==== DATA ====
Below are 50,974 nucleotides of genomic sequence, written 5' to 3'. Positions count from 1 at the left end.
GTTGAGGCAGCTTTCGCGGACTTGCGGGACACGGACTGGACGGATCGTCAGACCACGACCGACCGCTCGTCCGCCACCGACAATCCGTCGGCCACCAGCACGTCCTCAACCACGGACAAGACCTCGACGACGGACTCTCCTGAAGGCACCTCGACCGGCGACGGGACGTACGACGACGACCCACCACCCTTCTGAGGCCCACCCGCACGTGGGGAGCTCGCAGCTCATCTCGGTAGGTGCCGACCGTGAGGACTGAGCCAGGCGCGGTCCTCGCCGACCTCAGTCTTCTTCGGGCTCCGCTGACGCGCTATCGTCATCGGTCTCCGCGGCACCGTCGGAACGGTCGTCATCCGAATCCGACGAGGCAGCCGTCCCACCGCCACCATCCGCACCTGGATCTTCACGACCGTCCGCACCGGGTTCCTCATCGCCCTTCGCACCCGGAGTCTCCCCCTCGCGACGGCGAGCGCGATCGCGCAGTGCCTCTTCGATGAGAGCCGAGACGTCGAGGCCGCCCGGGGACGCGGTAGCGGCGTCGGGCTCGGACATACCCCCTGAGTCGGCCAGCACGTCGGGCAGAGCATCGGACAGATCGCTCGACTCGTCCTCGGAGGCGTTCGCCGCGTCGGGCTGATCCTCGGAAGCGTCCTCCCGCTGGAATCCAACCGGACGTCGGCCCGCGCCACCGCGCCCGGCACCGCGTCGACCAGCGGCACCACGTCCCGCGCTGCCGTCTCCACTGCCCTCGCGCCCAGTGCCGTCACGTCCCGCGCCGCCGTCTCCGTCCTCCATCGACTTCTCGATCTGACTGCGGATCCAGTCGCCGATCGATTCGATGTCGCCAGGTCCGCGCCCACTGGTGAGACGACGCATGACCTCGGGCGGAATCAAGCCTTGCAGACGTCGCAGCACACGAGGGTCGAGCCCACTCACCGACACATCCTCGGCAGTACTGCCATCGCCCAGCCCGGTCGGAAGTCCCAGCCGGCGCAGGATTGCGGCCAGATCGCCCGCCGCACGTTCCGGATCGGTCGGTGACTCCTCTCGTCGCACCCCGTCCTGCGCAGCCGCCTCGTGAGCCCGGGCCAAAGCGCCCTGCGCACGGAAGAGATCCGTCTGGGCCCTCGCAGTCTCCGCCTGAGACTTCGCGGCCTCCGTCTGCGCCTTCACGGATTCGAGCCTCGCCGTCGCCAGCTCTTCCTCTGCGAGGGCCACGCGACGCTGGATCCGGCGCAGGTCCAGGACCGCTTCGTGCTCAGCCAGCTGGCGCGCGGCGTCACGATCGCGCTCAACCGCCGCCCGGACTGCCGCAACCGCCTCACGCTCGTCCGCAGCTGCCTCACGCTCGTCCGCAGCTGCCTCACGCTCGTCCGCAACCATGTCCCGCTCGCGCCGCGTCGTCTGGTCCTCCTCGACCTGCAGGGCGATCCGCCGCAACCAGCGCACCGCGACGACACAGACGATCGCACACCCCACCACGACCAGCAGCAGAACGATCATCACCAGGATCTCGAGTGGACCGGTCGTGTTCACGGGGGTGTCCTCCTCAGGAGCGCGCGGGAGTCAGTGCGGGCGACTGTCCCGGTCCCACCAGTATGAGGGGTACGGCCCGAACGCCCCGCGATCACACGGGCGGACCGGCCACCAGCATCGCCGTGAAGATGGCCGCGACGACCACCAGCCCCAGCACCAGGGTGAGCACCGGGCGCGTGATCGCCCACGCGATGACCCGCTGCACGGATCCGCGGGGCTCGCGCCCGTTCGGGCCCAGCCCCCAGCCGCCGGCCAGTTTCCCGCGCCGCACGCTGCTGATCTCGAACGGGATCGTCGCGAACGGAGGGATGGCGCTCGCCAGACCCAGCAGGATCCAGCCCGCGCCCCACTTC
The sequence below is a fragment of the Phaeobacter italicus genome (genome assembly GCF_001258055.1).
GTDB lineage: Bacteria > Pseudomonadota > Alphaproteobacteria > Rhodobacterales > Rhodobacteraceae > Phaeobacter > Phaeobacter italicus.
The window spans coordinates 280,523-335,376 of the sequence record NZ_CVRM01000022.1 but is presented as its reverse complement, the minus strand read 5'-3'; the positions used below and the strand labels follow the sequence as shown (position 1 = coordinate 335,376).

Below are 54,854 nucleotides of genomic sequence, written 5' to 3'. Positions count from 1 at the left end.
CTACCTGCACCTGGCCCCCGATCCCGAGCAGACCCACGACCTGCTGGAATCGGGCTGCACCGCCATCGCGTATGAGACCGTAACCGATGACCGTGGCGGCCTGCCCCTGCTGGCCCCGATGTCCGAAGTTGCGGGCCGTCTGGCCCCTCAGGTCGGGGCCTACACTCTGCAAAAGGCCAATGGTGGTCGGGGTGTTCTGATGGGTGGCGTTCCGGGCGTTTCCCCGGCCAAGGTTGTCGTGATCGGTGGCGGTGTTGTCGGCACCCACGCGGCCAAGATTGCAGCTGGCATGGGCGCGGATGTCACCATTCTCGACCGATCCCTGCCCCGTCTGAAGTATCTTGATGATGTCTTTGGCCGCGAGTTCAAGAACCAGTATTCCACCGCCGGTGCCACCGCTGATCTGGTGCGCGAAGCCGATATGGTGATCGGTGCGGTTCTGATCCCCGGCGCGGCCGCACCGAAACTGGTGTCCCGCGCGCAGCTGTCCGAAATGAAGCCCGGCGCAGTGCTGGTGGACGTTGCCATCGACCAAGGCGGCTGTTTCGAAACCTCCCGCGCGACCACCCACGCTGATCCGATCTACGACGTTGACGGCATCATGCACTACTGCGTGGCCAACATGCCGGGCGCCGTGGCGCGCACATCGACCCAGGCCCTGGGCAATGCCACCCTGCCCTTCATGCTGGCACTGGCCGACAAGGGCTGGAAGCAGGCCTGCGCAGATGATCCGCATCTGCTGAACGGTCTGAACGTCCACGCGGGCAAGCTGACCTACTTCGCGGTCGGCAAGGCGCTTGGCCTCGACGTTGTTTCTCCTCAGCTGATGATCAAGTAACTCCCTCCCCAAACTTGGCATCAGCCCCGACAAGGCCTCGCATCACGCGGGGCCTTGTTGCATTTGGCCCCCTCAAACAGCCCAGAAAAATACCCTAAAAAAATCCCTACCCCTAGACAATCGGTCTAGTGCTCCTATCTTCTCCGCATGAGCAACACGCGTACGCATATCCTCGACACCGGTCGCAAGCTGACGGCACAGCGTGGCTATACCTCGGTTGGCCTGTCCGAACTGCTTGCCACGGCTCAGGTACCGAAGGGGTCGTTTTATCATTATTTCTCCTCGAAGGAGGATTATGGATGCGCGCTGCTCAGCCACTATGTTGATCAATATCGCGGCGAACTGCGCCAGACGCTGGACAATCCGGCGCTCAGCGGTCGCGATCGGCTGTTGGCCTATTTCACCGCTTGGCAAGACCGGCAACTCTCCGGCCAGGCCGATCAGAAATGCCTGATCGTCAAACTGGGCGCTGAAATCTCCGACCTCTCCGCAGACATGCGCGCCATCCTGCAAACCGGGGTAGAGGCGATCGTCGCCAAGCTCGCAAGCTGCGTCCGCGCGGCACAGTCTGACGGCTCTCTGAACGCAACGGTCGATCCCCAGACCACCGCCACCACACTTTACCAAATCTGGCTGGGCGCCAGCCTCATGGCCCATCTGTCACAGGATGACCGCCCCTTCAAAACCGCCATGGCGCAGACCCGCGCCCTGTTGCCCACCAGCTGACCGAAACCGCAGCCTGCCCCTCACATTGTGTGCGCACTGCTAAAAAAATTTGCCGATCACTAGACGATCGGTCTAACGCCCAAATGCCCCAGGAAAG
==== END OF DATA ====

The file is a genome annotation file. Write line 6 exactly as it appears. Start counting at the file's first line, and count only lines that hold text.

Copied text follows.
Below are 54,854 nucleotides of genomic sequence, written 5' to 3'. Positions count from 1 at the left end.